A group at the University of Chile did extensive work with solar cookers in one small town in the deserts of northern Chile, the town of Villaseca. When they finished their very intensive promotion project, most of the town’s people were confirmed users of solar box cookers. After they were thoroughly familiar with how to make solar cookers, how to use solar cookers, and the striking advantages of solar cookers that they could see for themselves, the people in the community took two further steps. They formed the Association of Solar Artisans of Villaseca and started producing box cookers to sell in neighboring towns, where people had heard or witnessed Villa Seca's success. And, they started Delicias del Sol restaurant based on using solar cookers. As of 2012, the Villaseca solar restaurant has become a significant tourist attraction in that part of Chile. Note that the Solar Project Gambia has also started a restaurant call Elena's Solar Food Restaurant.
There is potential for income generation with solar cookers, however, it is not automatic, and profitability will likely take time. Awareness of the potential of solar cooking is growing and new business opportunities will continue to be created as solar cooking becomes more widely accepted.
- January 2013: Solar Circle uses barter system to distribute 3000 solar cookers in Tanzania - The NGO Solar Circle has learned many things from their solar cooking program in Masasi, southern Tanzania. People will use solar cookers if they are efficient and affordable, which is often a problem for subsistence farmers who are most in need of the cookers even when the cookers are heavily subsidized. However, they have also learned that people will work hard to earn a solar cooker. The group has created a bartering system with community leaders. The community chooses a service project and the beneficiaries organize and oversee the effort. Participants earn an solar oven for their involvement. So far, the program has distributed more than 3000 solar ovens, and built 40 houses for people who are sick, elderly, widowed, or disabled. Because the community chooses the project and beneficiary, there’s an eagerness to work together. Surrounding villages have heard of the cookers and the program, so spreading the word has been easy. They cannot keep up with demand. The barter program relies on external help with finances, but community service represents the same effort that of money earned in outside employment. Solar Circle values that effort, and raises what money it can from friends to expand the program.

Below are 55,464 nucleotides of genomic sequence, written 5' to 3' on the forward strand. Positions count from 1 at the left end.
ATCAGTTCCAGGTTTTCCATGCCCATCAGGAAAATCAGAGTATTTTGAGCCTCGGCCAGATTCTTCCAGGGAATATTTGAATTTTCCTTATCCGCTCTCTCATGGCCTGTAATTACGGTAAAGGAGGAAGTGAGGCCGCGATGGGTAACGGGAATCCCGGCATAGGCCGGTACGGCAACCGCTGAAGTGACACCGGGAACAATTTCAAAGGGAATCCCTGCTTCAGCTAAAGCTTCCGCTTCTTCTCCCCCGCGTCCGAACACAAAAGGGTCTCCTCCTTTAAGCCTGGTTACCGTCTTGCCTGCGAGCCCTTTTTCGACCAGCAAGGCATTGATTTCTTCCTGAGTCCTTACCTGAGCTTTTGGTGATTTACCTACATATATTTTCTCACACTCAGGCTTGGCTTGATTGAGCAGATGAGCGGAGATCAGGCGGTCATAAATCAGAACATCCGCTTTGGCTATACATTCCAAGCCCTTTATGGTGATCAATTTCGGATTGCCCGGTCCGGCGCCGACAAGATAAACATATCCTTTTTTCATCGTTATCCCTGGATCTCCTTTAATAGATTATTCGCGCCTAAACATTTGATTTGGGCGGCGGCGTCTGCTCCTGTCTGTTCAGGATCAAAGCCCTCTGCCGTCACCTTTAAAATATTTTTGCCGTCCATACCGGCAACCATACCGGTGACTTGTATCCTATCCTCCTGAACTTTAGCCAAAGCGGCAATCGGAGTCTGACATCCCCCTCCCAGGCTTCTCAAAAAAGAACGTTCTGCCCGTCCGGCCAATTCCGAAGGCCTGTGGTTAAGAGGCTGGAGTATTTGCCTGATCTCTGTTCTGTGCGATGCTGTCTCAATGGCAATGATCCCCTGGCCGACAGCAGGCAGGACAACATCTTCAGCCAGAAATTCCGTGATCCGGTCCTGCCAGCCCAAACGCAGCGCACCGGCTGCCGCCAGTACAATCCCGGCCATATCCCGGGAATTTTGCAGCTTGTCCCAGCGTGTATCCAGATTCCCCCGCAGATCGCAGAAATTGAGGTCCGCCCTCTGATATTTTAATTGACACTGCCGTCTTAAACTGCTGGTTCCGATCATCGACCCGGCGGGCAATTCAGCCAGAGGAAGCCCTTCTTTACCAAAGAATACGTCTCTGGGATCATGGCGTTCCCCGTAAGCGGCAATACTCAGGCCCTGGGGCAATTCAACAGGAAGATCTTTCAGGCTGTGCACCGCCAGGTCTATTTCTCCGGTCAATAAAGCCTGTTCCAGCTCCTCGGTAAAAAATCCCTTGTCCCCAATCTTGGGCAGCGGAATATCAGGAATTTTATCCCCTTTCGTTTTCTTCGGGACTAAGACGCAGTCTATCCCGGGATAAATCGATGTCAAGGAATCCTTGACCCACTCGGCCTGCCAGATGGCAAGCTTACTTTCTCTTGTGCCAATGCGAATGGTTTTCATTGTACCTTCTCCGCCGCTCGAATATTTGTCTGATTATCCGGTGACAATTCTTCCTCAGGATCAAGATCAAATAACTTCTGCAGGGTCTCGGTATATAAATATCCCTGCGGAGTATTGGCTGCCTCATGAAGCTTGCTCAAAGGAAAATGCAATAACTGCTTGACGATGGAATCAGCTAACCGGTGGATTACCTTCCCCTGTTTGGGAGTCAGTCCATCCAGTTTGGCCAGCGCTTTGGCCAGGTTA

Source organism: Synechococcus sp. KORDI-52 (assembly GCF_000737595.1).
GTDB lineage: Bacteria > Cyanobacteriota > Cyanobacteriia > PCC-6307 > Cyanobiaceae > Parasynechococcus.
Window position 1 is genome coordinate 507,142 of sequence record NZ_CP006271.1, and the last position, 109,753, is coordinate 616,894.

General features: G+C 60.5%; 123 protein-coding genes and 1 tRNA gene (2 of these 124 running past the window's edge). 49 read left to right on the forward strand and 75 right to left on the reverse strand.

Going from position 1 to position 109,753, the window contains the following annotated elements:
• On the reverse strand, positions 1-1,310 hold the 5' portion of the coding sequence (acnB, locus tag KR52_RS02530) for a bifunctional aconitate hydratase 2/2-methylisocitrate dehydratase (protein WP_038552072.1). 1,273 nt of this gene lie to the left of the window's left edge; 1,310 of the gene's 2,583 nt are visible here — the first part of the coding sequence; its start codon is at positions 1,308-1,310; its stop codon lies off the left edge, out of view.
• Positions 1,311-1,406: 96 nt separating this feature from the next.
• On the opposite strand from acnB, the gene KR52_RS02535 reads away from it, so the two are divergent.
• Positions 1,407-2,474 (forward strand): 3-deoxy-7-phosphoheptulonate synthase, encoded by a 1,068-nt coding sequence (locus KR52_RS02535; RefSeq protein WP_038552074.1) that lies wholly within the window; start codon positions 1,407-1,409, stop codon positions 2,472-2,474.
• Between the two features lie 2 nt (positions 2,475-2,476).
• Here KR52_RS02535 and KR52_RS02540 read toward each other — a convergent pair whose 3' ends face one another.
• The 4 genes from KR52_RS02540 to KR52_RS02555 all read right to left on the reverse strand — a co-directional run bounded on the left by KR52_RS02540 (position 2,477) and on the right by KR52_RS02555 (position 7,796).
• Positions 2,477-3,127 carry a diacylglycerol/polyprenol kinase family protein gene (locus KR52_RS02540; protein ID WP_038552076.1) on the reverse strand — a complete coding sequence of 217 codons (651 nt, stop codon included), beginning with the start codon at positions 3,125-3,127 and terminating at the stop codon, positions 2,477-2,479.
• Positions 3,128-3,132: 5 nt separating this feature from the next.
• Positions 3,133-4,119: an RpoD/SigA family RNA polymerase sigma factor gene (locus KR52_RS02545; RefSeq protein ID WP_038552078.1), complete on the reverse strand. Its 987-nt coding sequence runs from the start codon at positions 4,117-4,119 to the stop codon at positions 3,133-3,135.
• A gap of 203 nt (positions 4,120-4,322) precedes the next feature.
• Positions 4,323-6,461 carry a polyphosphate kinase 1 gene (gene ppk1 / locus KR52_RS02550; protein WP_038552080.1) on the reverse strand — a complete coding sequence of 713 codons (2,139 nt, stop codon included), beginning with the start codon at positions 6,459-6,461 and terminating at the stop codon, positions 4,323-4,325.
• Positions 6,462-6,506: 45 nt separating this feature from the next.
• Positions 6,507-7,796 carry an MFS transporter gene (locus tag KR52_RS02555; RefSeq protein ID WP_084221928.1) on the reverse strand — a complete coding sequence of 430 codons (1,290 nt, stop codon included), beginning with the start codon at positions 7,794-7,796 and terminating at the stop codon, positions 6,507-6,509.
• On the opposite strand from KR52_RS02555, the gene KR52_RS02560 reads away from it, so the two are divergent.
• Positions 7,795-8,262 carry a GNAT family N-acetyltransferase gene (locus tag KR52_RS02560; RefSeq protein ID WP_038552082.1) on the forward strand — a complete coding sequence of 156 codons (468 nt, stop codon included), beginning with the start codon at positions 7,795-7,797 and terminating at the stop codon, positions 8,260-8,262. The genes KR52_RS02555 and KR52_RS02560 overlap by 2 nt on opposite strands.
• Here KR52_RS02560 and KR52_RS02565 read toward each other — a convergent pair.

- December 2012: Solar cooking has created a business opportunity for a group of women in Zambia - The Solar Health and Education Project (SHEP) has initiated a project at a community-based nursery school in Livingstone, Zambia for unschooled mothers. Previously, their only source of income had been illegally making charcoal. During the course of the program, they learned how to make and use the CooKit solar cooker as an income generating activity. Thier next step was to create a registered group called Solar Ventures (SV). They have been holding SHEP-funded workshops at clinics, schools, agricultural shows (where they won 1st place for the most interesting booth in 2011), and government-sponsored functions on energy and conservation. They were invited to Lusaka to run a three-day workshop for a UK based NGO. Their life is certainly different now since their introduction to solar cooking.
- October 2016: How Solar Connect sustains the solar cooking business - Kawesa Mukasa, Director Solar Connect Association